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Blushing good, flushing bad

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There seems to be a bit of a controversy regarding the flushable abilities of all of these incredible wet wipes that are making our world a bajillion times easier and faster. The controversy is this. Are any of these wipes actually FLUSHABLE? Let’s start with the conclusion, and then we can back track a bit. Wipes do not belong in the toilet. No matter what the label of your wet wipe says, it should not be flushed.

Wet wipes have taken on a life of their own; there are ones for babies, for your face, for below the waist, for wiping your counters, computers, dashboard and pet paws. Basically there are wet wipes for everything. They are handy and easy to use. Some same flushable, some don’t. Why does it matter whether that dirty wipe hits that water in your toilet, and gets flushed down the drain?

London has come up for a nickname for these sewer-clogging monsters: “FatBergs”. Things that go down then toilet break up pretty quickly; toilet paper breaks down in around eight seconds. However, these supposed “flushable wipes”, do not break down. Even after thirty minutes of agitation, wet wipes do not disintegrate, which is not so great for sewers and septic systems around the world. They entangle and clog, becoming both a financial and time-consuming nightmare for waste treatment facilities. Homeowners report toilet clogs, increased utility rates, septic backups in bathrooms, showers, and basements. Flushed wipes have greatly increased damage to waste treatment facilities, breaking pumps and clogging sewer lines. Why is London calling them “Fatbergs”? The flushed wipes collect fats and other solids in sewage and create huge solid masses that then cause major issues. London has had to deal with many of these “fatbergs, one of which reached a jaw-dropping 15 tons! Grossed out? Check out the pics below.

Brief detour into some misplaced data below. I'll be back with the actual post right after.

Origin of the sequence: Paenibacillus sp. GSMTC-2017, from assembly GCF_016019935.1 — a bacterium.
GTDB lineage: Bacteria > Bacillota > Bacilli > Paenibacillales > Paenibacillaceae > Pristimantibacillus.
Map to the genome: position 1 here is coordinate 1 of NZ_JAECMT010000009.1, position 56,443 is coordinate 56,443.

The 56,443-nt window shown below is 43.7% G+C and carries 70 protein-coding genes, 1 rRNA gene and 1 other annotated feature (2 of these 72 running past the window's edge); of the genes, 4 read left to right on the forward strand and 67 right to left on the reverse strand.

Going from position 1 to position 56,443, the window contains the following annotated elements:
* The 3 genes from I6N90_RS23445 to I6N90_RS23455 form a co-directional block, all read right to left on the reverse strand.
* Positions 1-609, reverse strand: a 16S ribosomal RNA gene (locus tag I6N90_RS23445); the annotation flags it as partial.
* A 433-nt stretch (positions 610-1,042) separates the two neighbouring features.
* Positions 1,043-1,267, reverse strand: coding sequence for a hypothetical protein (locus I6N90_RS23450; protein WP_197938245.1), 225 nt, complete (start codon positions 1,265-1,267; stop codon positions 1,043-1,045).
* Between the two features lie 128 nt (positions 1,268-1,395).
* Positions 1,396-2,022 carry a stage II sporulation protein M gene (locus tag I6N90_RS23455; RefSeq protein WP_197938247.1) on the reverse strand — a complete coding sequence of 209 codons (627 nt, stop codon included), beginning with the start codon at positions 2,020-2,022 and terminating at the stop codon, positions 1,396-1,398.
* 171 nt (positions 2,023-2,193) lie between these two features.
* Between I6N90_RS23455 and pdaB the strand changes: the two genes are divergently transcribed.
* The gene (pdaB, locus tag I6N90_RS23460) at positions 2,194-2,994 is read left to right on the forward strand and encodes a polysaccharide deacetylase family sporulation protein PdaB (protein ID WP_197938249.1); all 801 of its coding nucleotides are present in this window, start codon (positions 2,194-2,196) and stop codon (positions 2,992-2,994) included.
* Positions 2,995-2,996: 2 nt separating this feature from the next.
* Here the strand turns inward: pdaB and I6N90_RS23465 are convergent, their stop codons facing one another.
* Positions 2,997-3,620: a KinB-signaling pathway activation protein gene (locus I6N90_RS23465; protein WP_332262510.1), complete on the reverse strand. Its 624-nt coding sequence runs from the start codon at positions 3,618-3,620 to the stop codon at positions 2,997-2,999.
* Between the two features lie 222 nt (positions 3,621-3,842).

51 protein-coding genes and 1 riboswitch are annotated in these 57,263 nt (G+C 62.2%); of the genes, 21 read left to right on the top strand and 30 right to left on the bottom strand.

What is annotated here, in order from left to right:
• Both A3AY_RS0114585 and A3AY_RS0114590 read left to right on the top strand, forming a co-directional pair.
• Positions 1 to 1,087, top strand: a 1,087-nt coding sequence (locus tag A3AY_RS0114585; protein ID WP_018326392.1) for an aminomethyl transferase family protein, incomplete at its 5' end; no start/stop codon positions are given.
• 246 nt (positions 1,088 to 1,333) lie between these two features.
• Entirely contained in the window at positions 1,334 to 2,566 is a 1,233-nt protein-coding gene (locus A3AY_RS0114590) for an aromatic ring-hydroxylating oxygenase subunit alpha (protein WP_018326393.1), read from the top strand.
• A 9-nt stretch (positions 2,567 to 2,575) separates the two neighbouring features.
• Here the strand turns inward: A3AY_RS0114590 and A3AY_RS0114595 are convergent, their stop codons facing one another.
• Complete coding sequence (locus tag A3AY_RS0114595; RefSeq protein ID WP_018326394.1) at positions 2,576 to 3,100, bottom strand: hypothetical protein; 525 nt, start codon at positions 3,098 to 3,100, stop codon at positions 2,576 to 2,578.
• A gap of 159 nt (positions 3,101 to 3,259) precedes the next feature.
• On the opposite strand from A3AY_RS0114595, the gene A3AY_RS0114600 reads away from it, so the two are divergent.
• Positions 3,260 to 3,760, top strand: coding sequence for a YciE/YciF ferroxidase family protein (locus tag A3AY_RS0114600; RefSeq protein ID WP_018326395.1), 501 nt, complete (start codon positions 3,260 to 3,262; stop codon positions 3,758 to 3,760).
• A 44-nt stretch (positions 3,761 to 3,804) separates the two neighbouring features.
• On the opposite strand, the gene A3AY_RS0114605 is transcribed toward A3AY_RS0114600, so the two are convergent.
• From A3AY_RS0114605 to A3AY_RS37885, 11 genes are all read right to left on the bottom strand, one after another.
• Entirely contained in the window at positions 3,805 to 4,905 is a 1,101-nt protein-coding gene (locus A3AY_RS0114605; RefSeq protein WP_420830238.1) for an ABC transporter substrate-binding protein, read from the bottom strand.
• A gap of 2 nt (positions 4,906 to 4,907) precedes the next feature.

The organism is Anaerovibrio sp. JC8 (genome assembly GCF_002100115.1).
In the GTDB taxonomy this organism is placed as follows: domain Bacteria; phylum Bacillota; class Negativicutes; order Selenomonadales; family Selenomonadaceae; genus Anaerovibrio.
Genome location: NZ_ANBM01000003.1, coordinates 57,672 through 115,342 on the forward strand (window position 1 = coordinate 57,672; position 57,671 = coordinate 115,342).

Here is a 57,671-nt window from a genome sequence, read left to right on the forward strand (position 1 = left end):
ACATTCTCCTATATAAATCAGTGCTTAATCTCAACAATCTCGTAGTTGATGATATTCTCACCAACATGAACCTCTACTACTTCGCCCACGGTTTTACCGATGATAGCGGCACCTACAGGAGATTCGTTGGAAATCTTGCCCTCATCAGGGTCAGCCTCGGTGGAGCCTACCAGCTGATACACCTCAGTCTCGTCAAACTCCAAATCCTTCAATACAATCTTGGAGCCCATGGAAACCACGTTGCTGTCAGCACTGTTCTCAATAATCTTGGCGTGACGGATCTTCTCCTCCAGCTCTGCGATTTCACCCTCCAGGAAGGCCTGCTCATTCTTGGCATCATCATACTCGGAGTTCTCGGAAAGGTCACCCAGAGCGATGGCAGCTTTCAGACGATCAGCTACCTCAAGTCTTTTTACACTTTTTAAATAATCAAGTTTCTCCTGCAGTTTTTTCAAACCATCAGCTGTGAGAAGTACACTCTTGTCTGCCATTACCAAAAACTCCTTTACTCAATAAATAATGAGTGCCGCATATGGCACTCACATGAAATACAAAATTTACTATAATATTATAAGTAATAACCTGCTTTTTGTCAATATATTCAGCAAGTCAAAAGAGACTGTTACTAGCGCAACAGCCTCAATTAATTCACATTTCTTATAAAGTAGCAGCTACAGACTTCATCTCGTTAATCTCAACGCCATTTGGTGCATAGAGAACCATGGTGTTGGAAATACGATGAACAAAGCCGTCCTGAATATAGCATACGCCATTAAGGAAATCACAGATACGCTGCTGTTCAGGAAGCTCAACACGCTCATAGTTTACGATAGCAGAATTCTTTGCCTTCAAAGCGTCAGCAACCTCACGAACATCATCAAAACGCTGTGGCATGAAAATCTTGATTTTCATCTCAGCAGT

Wet wipes, are made of similar materials as good ol’ toilet paper. But similar does not mean the same! TP is made from natural or recycled cellulose fibers. These break down in roughly eight seconds. Wet wipes are made from woven cellulosic fibers or synthetic fibers. Wovens are made highly bonded long, entangled fibers that make for a great wipe that holds strong no matter what mess you are cleaning up, but it also means they do not break down quickly.

We were taught at a young age not to put anything in the toilets, or we learned after flushing our parents watch, or depending on your age, their cell phone. Just because these wet wipes say they are flushable, or kind of look like toilet paper, they are not.

Blushing Good, Flushing Bad, please place in bin. Landfill approved. Toilet poo-pooed.

Here’s a quick video from Consumer Reports Labs showing us why

Finally – to add an exclamation point to our post…. here are a few recent sewer clog stories:
http://nypost.com/2014/03/02/flushable-wipes-clogging-up-drains-citywide/
http://www.huffingtonpost.com/2015/04/23/fatberg-london-sewer_n_7125878.html
http://www.usatoday.com/story/news/nation/2013/07/16/wipes-pollution/2522919/
http://hereandnow.wbur.org/2015/03/24/london-sewers-rance



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